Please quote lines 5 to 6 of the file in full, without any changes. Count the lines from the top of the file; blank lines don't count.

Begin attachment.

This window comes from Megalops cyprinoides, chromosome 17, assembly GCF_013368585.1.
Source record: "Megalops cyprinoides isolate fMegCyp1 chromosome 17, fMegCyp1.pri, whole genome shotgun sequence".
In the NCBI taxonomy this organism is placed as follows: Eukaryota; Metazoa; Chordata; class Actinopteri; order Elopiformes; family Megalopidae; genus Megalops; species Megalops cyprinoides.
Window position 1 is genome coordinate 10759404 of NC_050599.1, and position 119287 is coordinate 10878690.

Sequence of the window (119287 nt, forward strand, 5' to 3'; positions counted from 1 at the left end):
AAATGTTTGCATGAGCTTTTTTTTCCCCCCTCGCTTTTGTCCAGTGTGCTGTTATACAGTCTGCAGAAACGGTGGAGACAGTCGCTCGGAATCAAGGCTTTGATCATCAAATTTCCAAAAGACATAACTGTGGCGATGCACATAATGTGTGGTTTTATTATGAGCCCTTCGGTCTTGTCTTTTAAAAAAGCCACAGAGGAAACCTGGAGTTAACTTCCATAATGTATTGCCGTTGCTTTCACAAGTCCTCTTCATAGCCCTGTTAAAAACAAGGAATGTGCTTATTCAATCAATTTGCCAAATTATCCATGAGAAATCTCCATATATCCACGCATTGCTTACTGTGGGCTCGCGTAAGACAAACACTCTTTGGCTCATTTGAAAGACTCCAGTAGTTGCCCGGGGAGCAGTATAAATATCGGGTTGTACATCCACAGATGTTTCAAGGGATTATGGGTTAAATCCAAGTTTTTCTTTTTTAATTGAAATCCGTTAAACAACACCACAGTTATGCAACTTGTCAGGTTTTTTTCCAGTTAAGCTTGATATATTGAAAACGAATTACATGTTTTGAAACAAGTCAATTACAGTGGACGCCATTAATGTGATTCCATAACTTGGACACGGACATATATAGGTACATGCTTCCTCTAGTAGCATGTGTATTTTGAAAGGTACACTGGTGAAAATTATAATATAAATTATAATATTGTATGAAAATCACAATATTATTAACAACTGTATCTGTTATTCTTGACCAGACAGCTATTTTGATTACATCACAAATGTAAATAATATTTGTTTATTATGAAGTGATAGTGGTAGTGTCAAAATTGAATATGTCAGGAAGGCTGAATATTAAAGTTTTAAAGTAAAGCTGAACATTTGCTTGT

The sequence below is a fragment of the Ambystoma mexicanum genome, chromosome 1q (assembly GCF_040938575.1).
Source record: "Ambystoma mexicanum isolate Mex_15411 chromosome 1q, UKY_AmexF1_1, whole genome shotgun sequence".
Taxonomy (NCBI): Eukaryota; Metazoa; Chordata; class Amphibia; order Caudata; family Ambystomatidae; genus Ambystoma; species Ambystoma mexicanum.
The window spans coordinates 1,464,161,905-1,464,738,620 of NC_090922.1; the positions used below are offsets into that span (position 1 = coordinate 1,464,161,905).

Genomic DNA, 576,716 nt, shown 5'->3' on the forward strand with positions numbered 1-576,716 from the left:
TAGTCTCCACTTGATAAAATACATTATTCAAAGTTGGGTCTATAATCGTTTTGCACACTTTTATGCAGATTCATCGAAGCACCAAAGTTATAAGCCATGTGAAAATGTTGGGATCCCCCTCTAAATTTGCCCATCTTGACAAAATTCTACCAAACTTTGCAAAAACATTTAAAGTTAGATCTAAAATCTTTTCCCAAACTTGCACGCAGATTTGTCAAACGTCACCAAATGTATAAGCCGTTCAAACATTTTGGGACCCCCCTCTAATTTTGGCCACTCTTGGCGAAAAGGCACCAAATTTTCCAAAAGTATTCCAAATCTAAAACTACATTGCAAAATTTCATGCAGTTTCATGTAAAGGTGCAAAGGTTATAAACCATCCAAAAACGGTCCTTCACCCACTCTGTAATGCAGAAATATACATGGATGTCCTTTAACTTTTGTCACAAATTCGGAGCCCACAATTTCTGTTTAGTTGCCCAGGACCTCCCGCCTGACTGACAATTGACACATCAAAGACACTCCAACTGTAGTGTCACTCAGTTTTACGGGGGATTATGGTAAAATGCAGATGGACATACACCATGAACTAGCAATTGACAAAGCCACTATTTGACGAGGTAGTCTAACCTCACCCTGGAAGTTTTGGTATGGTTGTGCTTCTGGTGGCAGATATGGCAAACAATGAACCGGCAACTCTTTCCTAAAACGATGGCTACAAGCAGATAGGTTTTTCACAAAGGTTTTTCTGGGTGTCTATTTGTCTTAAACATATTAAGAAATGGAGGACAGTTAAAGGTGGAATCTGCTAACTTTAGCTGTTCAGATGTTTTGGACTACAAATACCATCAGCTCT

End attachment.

Sequence of the window (119287 nt, forward strand, 5' to 3'; positions counted from 1 at the left end):
AAATGTTTGCATGAGCTTTTTTTTCCCCCCTCGCTTTTGTCCAGTGTGCTGTTATACAGTCTGCAGAAACGGTGGAGACAGTCGCTCGGAATCAAGGCTTTGATCATCAAATTTCCAAAAGACATAACTGTGGCGATGCACATAATGTGTGGTTTTATTATGAGCCCTTCGGTCTTGTCTTTTAAAAAAGCCACAGAGGAAACCTGGAGTTAACTTCCATAATGTATTGCCGTTGCTTTCACAAGTCCTCTTCATAGCCCTGTTAAAAACAAGGAATGTGCTTATTCAATCAATTTGCCAAATTATCCATGAGAAATCTCCATATATCCACGCATTGCTTACTGTGGGCTCGCGTAAGACAAACACTCTTTGGCTCATTTGAAAGACTCCAGTAGTTGCCCGGGGAGCAGTATAAATATCGGGTTGTACATCCACAGATGTTTCAAGGGATTATGGGTTAAATCCAAGTTTTTCTTTTTTAATTGAAATCCGTTAAACAACACCACAGTTATGCAACTTGTCAGGTTTTTTTCCAGTTAAGCTTGATATATTGAAAACGAATTACATGTTTTGAAACAAGTCAATTACAGTGGACGCCATTAATGTGATTCCATAACTTGGACACGGACATATATAGGTACATGCTTCCTCTAGTAGCATGTGTATTTTGAAAGGTACACTGGTGAAAATTATAATATAAATTATAATATTGTATGAAAATCACAATATTATTAACAACTGTATCTGTTATTCTTGACCAGACAGCTATTTTGATTACATCACAAATGTAAATAATATTTGTTTATTATGAAGTGATAGTGGTAGTGTCAAAATTGAATATGTCAGGAAGGCTGAATATTAAAGTTTTAAAGTAAAGCTGAACATTTGCTTGT